Whether we like it or not, recent events have catapulted us into the digital world. Three years ago, life was already moving steadily online but when the pandemic came along, that transition accelerated virtually overnight. Nowadays, food can be ordered via app and delivered a few minutes later. Shoppers can buy from stores on social media. And video calls with loved ones are almost as regular an occurrence as meeting up in person.
Yet in the public sector, the digital experience is far less instant and pervasive. The use of paper documents remains commonplace, as does waiting on hold for ages to speak to a customer service agent, and employees often struggle to connect customer data across different departments.
But it doesn’t have to be this way. Advances in both digital technologies and customer experience platforms mean it has never been easier for public sector organisations to build online experiences into their day-to-day operations. And, in doing so, they can set themselves up to deliver the agile and seamless interactions demanded by both the people they serve and those they employ.
Pressures to digitalise are rising
There are additional pressures on local governments to digitalise services, compounded by the need to find savings without reducing the quality and output of the services they provide. Delivering those services online where appropriate can balance these seemingly conflicting needs.
Pressure is also coming from new policies and legislation. For instance, the European Commission has proposed the 2030 Policy Programme a Path to the Digital Decade, which the European Union is expected to achieve in the next ten years. The programme’s targets are based on digital skills, digital infrastructures, and the digitalisation of businesses and public services.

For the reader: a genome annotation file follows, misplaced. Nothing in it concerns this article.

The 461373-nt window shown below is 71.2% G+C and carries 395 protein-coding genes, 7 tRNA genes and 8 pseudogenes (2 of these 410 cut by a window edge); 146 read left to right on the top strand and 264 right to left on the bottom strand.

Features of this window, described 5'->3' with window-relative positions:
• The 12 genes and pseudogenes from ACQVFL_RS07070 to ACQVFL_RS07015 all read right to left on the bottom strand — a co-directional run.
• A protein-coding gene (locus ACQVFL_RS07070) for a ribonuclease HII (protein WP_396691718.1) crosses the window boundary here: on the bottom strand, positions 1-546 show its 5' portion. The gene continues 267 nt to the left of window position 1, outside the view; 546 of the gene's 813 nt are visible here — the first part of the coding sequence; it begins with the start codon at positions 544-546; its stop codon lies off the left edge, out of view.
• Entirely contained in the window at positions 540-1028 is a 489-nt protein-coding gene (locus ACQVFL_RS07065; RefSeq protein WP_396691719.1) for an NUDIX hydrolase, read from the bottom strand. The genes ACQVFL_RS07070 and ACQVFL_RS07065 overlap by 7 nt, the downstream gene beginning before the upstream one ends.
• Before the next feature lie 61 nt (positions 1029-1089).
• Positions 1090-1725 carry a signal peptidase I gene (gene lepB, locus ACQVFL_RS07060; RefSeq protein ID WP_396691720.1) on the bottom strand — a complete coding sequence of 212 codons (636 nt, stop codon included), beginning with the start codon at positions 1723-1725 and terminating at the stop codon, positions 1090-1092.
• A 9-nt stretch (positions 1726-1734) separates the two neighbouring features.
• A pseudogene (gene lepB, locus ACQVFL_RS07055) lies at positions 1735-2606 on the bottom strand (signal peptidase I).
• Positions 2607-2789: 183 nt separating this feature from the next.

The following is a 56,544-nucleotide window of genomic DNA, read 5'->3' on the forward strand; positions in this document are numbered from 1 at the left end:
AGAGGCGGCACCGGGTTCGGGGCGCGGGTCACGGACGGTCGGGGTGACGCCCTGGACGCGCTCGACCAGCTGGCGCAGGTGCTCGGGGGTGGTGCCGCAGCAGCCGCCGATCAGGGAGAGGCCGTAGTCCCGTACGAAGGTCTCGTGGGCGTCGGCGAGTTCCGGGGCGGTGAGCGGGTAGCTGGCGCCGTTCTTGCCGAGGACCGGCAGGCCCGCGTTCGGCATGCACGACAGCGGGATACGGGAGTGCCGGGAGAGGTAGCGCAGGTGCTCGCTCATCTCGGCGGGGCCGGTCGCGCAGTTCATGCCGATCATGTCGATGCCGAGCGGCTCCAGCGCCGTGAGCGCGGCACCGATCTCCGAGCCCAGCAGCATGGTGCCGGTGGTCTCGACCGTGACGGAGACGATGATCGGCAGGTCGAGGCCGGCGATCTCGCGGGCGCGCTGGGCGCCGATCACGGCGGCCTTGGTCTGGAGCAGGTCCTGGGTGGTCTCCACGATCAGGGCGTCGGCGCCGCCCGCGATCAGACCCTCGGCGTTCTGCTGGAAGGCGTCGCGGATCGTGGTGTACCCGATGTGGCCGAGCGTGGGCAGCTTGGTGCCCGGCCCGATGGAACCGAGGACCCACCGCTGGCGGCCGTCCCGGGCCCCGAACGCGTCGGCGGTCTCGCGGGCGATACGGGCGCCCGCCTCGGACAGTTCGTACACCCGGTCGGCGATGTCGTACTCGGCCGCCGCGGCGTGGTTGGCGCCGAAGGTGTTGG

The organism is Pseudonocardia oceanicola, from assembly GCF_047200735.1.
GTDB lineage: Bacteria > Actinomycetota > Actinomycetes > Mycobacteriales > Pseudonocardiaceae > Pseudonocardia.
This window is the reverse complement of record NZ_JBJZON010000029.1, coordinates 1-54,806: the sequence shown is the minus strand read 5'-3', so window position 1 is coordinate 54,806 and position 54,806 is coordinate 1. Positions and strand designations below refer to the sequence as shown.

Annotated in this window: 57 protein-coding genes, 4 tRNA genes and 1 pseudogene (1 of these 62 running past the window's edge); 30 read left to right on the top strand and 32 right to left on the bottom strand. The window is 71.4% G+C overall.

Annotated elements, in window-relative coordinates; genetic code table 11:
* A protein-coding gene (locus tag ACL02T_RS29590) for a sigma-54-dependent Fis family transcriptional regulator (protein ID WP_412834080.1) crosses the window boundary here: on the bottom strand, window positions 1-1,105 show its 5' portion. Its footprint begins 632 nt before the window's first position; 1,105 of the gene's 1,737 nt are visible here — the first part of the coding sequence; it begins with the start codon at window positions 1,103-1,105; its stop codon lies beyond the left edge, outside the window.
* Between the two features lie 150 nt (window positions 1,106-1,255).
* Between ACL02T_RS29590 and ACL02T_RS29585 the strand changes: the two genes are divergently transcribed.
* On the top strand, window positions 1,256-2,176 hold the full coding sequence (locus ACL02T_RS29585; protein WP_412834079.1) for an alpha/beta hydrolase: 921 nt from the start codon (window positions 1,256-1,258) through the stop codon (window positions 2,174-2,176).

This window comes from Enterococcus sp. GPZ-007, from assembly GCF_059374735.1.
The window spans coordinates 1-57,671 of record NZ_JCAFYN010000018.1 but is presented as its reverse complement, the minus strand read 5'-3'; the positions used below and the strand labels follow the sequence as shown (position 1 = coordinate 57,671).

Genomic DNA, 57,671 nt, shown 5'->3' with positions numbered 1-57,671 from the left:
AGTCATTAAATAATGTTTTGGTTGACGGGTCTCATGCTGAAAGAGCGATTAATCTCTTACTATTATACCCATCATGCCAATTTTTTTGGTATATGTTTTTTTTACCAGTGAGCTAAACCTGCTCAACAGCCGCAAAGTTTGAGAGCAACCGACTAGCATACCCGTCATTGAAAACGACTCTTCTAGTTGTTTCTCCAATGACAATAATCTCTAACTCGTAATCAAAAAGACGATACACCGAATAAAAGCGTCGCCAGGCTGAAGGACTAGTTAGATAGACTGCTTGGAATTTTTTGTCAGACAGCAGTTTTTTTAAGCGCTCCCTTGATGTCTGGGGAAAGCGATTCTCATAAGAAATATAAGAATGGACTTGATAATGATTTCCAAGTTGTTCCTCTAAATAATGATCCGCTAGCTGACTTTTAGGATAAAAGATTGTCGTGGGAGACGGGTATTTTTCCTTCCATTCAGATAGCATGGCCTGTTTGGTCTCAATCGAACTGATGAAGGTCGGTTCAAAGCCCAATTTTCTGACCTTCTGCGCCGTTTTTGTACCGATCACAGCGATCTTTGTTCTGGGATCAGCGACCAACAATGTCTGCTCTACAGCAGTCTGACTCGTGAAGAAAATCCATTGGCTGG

Germany has already stepped up here with its Online Access Act (OZG), which plans to upgrade and standardise digital solutions for public administration. This is no mean feat as the country’s government consists of 16 federal states and 11,000 local governments, all of which need to work together to create a unified digital solution. But it will be worth it. The outcome of the OZG is that each citizen will have a single digital account through which they can easily access all federal, state, and local services.
Much to gain from government digitalisation
Germany’s experience underlines the fact that although the challenges of digitalising are certainly great, the rewards can be even greater.
Estonia is another example. For the last 20 years, the country has been on a path to digitalise government services. And according to e-Estonia, the name given to the country’s digital society and infrastructure, the resulting efficiencies have enabled each citizen to save an average of five working days a year through being able to access and sign documents digitally.
These kinds of agile and streamlined digital services have other benefits too. According to Forrester’s Customer Experience (CX) Index, when CX improves, customers are more likely to comply with instructions, trust organisations, and forgive mistakes. Likewise, government operations run more smoothly and cost effectively and people’s faith in the country rises.
More with less: Improving customer experience through smart digitalisation